I've had two lessons with a coach just serving at me 100s of times, and he said the same thing, wait a little longer to read the spin and length before reacting. The problem I have is with short heavy backspin I would like to push short. Can't wait on those - have to catch the ball quickly off the bounce. So my only option is to be late and push long. That or jump in on long serves and get eaten up.

Watching pro players they seem to jump in for a short receive before the server even makes contact. But they are playing a different game from me so waiting longer is probably still the best thing to do at my level. But it's not a free lunch. If the opponent mixes long and short serves well, waiting will be wrong (yield sub-optimal results) a lot of the time.


Top
 Profile  
 
PostPosted: 03 Apr 2018, 07:59 
Offline
Super User
User avatar

Joined: 06 Jun 2015, 13:09
Posts: 647
Location: Las Vegas
Has thanked: 31 times
Been thanked: 54 times
BRS wrote:
NextLevel wrote:
My low level responses to some of the issues you guys bring up...

1. You are supposed to wait to return serves. Jumping on them is what causes 90% of the problems you are experiencing and jumping on them is okay when you know what's on the serve. Otherwise , practice returning serves while taking the ball after the top of the bounce unless the serve is ridiculous high.


I've had two lessons with a coach just serving at me 100s of times, and he said the same thing, wait a little longer to read the spin and length before reacting. The problem I have is with short heavy backspin I would like to push short. Can't wait on those - have to catch the ball quickly off the bounce. So my only option is to be late and push long. That or jump in on long serves and get eaten up.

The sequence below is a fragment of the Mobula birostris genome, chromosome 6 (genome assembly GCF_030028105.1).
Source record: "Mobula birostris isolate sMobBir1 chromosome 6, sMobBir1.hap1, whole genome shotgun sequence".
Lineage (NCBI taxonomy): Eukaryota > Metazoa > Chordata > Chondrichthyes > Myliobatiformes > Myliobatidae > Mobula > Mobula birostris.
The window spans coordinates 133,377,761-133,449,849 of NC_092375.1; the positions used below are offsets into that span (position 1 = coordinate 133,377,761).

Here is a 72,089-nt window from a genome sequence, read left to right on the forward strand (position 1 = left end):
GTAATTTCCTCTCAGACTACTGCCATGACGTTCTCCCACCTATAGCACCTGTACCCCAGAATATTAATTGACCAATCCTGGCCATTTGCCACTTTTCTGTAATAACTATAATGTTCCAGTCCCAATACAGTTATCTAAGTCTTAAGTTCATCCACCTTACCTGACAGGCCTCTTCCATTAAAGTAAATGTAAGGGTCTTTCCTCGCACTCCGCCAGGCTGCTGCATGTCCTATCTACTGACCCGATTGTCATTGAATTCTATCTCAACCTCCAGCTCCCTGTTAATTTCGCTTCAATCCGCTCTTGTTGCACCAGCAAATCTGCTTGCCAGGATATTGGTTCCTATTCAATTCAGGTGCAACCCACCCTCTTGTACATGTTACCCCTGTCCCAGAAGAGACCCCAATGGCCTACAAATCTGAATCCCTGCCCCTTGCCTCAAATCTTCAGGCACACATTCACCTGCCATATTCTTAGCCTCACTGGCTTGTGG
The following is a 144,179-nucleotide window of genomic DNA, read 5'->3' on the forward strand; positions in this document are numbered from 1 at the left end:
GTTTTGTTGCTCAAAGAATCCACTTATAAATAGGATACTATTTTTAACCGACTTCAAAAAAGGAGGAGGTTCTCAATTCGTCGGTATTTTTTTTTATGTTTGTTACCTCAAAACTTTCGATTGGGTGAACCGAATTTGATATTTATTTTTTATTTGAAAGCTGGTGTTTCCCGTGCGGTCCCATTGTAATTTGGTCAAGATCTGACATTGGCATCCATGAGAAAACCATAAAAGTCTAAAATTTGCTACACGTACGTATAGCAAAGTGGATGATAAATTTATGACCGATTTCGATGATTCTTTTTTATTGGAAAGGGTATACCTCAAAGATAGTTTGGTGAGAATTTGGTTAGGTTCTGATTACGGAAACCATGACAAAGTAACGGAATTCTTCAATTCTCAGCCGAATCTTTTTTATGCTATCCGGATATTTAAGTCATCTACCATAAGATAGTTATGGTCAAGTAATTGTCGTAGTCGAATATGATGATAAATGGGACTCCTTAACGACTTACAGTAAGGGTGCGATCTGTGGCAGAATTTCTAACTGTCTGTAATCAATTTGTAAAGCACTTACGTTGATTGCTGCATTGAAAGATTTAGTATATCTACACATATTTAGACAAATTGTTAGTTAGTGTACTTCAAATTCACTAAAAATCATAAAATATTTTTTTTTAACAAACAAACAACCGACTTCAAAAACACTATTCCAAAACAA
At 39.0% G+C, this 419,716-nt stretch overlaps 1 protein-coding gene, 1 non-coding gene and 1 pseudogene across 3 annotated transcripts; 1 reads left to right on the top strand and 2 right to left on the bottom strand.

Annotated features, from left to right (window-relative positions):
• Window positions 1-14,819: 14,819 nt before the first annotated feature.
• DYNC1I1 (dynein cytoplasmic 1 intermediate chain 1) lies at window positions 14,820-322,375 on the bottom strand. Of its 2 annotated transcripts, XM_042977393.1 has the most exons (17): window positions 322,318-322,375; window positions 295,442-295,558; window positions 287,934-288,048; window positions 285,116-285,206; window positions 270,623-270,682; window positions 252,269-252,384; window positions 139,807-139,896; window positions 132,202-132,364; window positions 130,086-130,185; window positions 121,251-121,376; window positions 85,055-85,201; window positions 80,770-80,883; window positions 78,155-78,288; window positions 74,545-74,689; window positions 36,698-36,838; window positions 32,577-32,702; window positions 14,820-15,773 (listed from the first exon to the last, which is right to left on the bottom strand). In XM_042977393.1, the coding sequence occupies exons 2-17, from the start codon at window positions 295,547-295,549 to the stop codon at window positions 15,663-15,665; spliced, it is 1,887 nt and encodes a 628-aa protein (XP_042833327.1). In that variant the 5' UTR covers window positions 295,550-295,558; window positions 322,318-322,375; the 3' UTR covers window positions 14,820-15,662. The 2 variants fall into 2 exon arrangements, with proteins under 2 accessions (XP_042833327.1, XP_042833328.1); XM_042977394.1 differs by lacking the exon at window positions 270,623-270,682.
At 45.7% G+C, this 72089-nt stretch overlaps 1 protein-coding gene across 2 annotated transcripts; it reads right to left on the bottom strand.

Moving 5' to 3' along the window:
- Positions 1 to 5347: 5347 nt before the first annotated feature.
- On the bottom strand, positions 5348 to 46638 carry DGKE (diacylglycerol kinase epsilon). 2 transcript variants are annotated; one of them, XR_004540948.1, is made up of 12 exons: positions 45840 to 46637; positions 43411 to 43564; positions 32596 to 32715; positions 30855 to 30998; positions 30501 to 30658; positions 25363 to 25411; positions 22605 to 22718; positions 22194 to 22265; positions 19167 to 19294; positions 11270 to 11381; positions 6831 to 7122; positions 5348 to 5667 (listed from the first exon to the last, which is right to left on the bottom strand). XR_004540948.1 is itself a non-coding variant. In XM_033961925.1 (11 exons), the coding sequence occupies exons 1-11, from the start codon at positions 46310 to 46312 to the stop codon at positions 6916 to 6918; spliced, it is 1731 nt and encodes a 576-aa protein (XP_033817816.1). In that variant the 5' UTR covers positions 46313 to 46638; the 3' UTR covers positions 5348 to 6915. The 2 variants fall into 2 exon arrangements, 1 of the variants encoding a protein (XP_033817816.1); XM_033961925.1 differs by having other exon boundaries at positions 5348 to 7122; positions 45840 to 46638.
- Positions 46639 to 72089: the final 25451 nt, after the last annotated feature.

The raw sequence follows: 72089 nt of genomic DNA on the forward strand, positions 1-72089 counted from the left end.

Watching pro players they seem to jump in for a short receive before the server even makes contact. But they are playing a different game from me so waiting longer is probably still the best thing to do at my level. But it's not a free lunch. If the opponent mixes long and short serves well, waiting will be wrong (yield sub-optimal results) a lot of the time.


I know this goes into tactics a bit more but I'd say a quality long push isn't a death sentence for that point and might end up being a reasonable tactic until that player starts using the short serve more. I think pros tend to jump on the short serve so much is because the long serve isn't used. I actually think this is a mistake on by the pros and we've seen some success when players add more long serves but that is a different discussion.

I personally have more issues with long serves to my backhand. Ones that hit near or on the end line really give me trouble. I think this is because I don't practice shots at that depth enough. On the forehand while still difficult we can lean and twist to buy a little more time.


Top
 Profile  
 
PostPosted: 03 Apr 2018, 08:40 
Offline
Super User

Joined: 08 Apr 2015, 11:50
Posts: 786
Has thanked: 6 times
Been thanked: 105 times
A decent long push is def better than my short, high, not-spinny short push. That really is a death sentence. :D